Microsporidia are a rare but increasingly important group of protozoa
that cause infections in vertebrates and invertebrates. Ocular involvement
affecting mostly the cornea and conjunctiva in otherwise healthy patients
has only occasionally been described.1- 4
To the best of our knowledge, posterior segment involvement has not been described
to date. We report a case of microsporidia-induced sclerouveitis with retinal
A 66-year-old woman with a 6-year history of psoriasis had a progressive
loss of vision in her right eye during the previous 6 months. Her visual acuity
was hand motions OD. The conjunctiva showed moderate chemosis and increased
redness (Figure 1A). The cornea
was clear with a moderate amount of pigmented endothelial precipitates inferiorly.
The anterior chamber was shallow, with trace cells and flare. The pupil was
round and miotic with a reduced response to bright light. The lens had a dense
cataract that prevented visualization of the posterior segment of the eye.
Measurement with applanation tonometry was 30 mm Hg. An ultrasonographic B-scan
examination showed a superior serous choroidal detachment and complete retinal
detachment without funnel formation (Figure
A, Slitlamp photograph of the
right eye, with a history of progressive loss of vision for the past 6 months.
The nasal conjunctiva is swollen and shows an increased redness. The cornea
is clear with only a few endothelial precipitates. The visual acuity is hand
motions OD because of a cataractous lens and complete retinal detachment.
B, Ultrasonographic B-scan of the right eye. A complete retinal detachment
is present (arrows), and there is an anterior serous detachment of the choroid
A diagnostic vitrectomy was performed, and the lens with cataract was
removed. On examination of the posterior segment of the eye, a complete serous
retinal detachment was noted. The diagnosis of infection with microsporidia
was made 3 days following surgery, and the patient was prescribed a systemic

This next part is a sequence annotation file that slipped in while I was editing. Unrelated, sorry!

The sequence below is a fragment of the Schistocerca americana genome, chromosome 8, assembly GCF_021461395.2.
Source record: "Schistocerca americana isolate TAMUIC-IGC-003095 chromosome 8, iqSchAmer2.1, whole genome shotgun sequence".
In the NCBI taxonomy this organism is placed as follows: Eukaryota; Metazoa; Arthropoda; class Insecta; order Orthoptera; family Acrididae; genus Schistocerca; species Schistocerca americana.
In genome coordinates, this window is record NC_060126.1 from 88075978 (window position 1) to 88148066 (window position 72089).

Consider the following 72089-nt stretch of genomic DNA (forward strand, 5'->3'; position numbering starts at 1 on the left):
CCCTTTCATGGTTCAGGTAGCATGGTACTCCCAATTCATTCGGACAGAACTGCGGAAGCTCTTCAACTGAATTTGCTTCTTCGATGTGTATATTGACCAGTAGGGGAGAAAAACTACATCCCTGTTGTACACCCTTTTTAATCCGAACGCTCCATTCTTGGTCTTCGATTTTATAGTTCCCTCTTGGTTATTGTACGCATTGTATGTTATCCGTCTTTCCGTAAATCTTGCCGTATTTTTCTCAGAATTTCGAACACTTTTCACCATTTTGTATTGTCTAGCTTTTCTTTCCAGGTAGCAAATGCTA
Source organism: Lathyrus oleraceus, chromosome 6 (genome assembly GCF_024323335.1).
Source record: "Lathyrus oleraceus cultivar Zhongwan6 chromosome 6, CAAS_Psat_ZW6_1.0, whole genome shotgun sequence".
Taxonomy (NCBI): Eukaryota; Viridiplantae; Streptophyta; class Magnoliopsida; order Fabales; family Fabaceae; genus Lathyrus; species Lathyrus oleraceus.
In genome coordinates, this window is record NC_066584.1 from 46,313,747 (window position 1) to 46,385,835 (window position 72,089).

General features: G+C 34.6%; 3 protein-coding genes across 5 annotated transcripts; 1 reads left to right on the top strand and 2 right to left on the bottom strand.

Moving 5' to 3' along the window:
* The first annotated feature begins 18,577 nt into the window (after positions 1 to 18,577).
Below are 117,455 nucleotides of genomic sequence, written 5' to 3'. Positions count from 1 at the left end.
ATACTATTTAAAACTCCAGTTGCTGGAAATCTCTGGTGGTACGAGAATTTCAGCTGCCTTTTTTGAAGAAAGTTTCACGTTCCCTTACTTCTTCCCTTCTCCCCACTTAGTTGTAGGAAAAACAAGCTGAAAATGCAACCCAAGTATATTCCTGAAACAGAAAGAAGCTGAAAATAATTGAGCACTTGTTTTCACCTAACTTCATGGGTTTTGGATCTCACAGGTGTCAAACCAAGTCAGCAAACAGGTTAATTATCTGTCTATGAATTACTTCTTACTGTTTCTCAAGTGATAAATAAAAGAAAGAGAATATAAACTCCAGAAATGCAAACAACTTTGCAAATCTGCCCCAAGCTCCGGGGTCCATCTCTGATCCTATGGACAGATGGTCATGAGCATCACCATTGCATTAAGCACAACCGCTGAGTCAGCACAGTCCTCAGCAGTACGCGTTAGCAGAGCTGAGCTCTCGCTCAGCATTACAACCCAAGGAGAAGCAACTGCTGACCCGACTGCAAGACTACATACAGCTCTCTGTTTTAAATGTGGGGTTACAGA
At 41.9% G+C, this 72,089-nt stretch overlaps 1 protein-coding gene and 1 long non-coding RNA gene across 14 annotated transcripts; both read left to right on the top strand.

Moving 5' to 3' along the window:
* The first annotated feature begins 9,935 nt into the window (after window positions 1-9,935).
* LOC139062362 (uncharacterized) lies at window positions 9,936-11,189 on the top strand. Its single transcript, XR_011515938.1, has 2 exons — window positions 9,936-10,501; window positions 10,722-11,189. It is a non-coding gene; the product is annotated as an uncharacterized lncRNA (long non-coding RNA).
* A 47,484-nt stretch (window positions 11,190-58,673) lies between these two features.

medication with albendazole at a dose of 400 mg twice a day. Eight months
following the initial surgery, the eye was completely quiet; the silicone
oil was removed, and an anterior chamber lens was implanted. Four months later
the eye was still quiet, and the patient's best-corrected visual acuity was
Examinations of the vitreous aspirate included detection of the level
of antibodies in both the vitreous humor and serum against varicella-zoster
virus, herpes simplex virus, cytomegalovirus, and toxoplasmosis. In all instances,
the antibody levels of the serum and vitreous were similar, so an intraocular
synthesis of antibodies was ruled out.
Examination of the slides stained with hematoxylin-eosin and periodic
acid–Schiff revealed erythrocytes, a few lymphocytes, and neutrophilic
cells. A few lytic cells and free-melanin pigment granules were observed.
No abnormal lymphocytes were present, and no bacteria or fungi were seen.
One slide contained several spores that had features consistent with microsporidia
(Figure 2A). The positive results
of staining with Uvitex 2B further confirmed the diagnosis (Figure 2B).
A, Light microscopy of the protozoan
revealed by examination of the vitreous aspirate. According to its morphologic
characteristics, this protozoan is from the Nosema genus (hematoxylin-eosin,
original magnification ×250). B, Fluorescent stain with Uvitex 2B of
a slide from the diagnostic vitrectomy. The slide was examined under a UV
microscope at a wavelength of 395 to 415 nm. The bright white spots represent
the chitin in the spore walls of the microsporidia (fluorescence, originalmagnification times250).
To date, 4 cases of stromal keratitis have been reported, all of which
occurred in immunocompetent patients.1- 4
The genera found include Encephalitozoon1 and Nosema.2- 4
The number of reports of keratoconjunctivitis are increasing and generally
relate to patients who are immunoincompetent, most of whom have acquired immunodeficiency
syndrome. Specific microsporidia identified in these cases include Encephalitozoon hellum, Trachipleistophora species, Microsporidium ceylonensis, Microsporidium africanum, Encephalitozoon intestinalis, and Encephalitozoon cuniculi.
To our knowledge, this is the first report of severe sclerouveitis with
retinal detachment caused by microsporidia. It is interesting that no such
cases have previously been reported. One may speculate that thorough cytopathologic
examinations of vitreous aspirates are infrequently performed in cases of
uveitis of unknown origin. Fluorescent staining with Uvitex 2B clearly showed
that the responsible organism in this case was a microsporidium.
Physicians confronted with a case of uveitis of unknown origin should
include the possibility of microsporidia in their differential diagnosis.
Corresponding author: Holger Mietz, MD, Department of Ophthalmology,
University of Cologne, 50924 Koeln, Germany (e-mail: email@example.com).
Holger Mietz, Caspar Franzen, Thomas Hoppe, K. Ulrich Bartz-Schmidt. Microsporidia-Induced Sclerouveitis With Retinal Detachment. Arch Ophthalmol. 2002;120(6):864–865. doi: